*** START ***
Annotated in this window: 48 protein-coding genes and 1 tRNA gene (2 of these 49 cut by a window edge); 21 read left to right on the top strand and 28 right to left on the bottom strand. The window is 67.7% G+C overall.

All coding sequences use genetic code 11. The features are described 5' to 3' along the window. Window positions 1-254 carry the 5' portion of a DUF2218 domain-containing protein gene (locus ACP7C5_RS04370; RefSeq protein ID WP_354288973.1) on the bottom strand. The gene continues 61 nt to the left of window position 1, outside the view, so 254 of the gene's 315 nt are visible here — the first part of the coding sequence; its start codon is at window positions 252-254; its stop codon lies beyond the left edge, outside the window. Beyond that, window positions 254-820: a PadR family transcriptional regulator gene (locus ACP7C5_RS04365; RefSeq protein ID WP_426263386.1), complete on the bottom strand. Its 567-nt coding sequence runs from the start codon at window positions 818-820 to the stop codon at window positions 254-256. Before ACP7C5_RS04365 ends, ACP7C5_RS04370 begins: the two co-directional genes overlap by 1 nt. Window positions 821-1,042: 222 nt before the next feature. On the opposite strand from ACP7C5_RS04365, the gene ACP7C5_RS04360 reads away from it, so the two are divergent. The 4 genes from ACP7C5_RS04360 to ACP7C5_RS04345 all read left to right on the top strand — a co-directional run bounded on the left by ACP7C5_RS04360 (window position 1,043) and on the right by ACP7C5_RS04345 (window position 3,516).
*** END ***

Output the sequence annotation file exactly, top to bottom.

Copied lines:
Annotated in this window: 48 protein-coding genes and 1 tRNA gene (2 of these 49 cut by a window edge); 21 read left to right on the top strand and 28 right to left on the bottom strand. The window is 67.7% G+C overall.

All coding sequences use genetic code 11. The features are described 5' to 3' along the window. Window positions 1-254 carry the 5' portion of a DUF2218 domain-containing protein gene (locus ACP7C5_RS04370; RefSeq protein ID WP_354288973.1) on the bottom strand. The gene continues 61 nt to the left of window position 1, outside the view, so 254 of the gene's 315 nt are visible here — the first part of the coding sequence; its start codon is at window positions 252-254; its stop codon lies beyond the left edge, outside the window. Beyond that, window positions 254-820: a PadR family transcriptional regulator gene (locus ACP7C5_RS04365; RefSeq protein ID WP_426263386.1), complete on the bottom strand. Its 567-nt coding sequence runs from the start codon at window positions 818-820 to the stop codon at window positions 254-256. Before ACP7C5_RS04365 ends, ACP7C5_RS04370 begins: the two co-directional genes overlap by 1 nt. Window positions 821-1,042: 222 nt before the next feature. On the opposite strand from ACP7C5_RS04365, the gene ACP7C5_RS04360 reads away from it, so the two are divergent. The 4 genes from ACP7C5_RS04360 to ACP7C5_RS04345 all read left to right on the top strand — a co-directional run bounded on the left by ACP7C5_RS04360 (window position 1,043) and on the right by ACP7C5_RS04345 (window position 3,516).